It’s Covered: Seven Nation Army
Sure, it won 2004’s Grammy for Best Rock Song, and has been named a top 100 guitar rock track by everyone from Rolling Stone (21 in its list of the 100 Greatest Guitar Songs of All Time) and Q (8 in its list of the 100 Greatest Guitar Tracks) to NME (5 in its list of the 50 Greatest Tracks Of The Decade) and VH1 ( 75th best hard rock song of all time). But we can all agree, i’m sure, no honor is the equivalent of being chosen for LET’s “It’s Covered.” Today, Jack and Meg White, that accolade belongs to your “Seven Nation Army.”
The mark of a good cover is reinterpretation while still maintaining the “core soul” of a track. Merely replaying a song is a waste of the listener’s time. If you bring nothing new to the table, why wouldn’t i just listen to the original.
Well, there’s obviously something in “SNA,” as today’s covers are all over the board stylistically, ranging from bedroom acoustic to hardcore funk, electro to ska, coming in from multiple nations, don’tcha know.
First up, a ska interpretation by The Dynamics. If the reggae flavor entices you to spark up a spliff, well, i won’t hold it against you. Of note, the only cover version i know of that chose not to spell out “seven.” i have no idea what that portends. Perhaps more interesting still, though perhaps less, it is one of two French covers here today. For a nation not particularly known for its military prowess, it’s an interesting track to receive so much local love. Thanks, Ben, L’Oncle Soul, for helping out here. We Uncles need to look out for one another.
(i’m sure you can find it somewhere in the US, but i could only find French links. If it’s not one thing, it’s another, right?)
And now, for something completely different, two bedroom-y takes from a couple of young ladies. Notice how each emphasize the recognizable bass line (actually, a semi-acoustic guitar filtered through a whammy pedal, but who’s keeping score?) line. Dubliner Vyvienne Long opts for a cello to pick it up, while Nataly Dawn uses what an acoustic guitar, adding percussion by way of hand claps and the body of the aforementioned axe. Hell, see for yourself here. Both women take different approaches and offer slightly different sounds, but damnation, the results are fine either way you slice it. Oh, please note that Vyv’s take was done for National Children’s Hospital in Ireland. Feel free to donate here.
In case you needed to get your freak on, the Flaming Lips have your back. Their “Harry Potter and George Bush’s Severed Head Army Mix” is about what you’d expect from every one’s favorite lovable weirdo band. Wayne Coyne does not disappoint, adding sirens and megaphones where no one had thought to before. Gotta love the Lips.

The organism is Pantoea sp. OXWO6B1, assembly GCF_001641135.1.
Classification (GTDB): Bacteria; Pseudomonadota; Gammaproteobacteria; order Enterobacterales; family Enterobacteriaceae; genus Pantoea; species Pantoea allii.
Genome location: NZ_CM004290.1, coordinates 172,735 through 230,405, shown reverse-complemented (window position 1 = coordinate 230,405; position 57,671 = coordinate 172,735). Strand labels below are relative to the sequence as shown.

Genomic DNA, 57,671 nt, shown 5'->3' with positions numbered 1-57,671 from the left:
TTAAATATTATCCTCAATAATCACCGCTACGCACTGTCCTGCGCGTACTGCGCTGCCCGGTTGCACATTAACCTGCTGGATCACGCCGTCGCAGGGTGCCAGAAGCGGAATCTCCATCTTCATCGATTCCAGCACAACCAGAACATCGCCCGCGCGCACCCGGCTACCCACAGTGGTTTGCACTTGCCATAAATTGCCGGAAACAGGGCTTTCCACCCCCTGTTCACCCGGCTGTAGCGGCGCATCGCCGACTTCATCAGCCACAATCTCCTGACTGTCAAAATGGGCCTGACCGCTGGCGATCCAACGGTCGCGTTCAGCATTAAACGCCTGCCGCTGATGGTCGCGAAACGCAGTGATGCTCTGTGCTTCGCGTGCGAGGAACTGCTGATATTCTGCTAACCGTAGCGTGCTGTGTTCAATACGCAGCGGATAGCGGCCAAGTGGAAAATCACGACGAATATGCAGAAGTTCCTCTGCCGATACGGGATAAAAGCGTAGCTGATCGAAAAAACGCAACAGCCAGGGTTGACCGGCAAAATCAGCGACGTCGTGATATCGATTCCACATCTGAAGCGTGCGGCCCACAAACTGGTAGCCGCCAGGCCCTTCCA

And then there’s Vivek Shraya’s take, produced by Meghan Toohey of the So and So’s fame, created to help drive interest to his then newly released If We’re Not Talking. VS goes straight electro here, but he still manages to keep the balls of the tune intact, which is nice. You know, in case the song wants to have kids or something. What about Tomer G’s even techno-ier version, you ask? Who is Tomer G, for that matter? Near as i can tell from the Interwebs, he brings us the only Israeli version we’ve got.
But where’s the local DC Metro Area angle, Uncle Terrible? Goddamn, but you are some picky bastards. How about this twangy guitar version by Her Next Friend, a Virginia trio? Oh, and in case you were wondering, in British law “next friend” is the phrase used for a person who represents in an action another person who is under disability or unable to maintain a suit on their own behalf. It’s that kind of fucked-uppedness that endears a band to my heart before i listen to the first note. Well done, kids.
Still not countrified enough for you? Well, lucky for you, i found this rollicking take by none other than Berlin’s The BossHoss. Is that some accordion goodness in there? Yes. Yes, it is. Still not country enough for? BAM, motherfucker, here’s some Oak Ridge Boys to soothe your cheatin’ heart. The things i do for you people…
Last up is probably my favorite version, arguably better than the original. Nostalgia 77 knocks this bastard out of the park. Alice Russell simply owns this thing, giving a soulful, funked out take vocally. Shit’s so good it’ll make you slap yo’ mama. You’ve been forewarned, so don’t blame me if you opt to listen to this with your Ma in slapping distance.
Oh, and i suppose we probably should throw the original in there, too, just for posterity’s sake.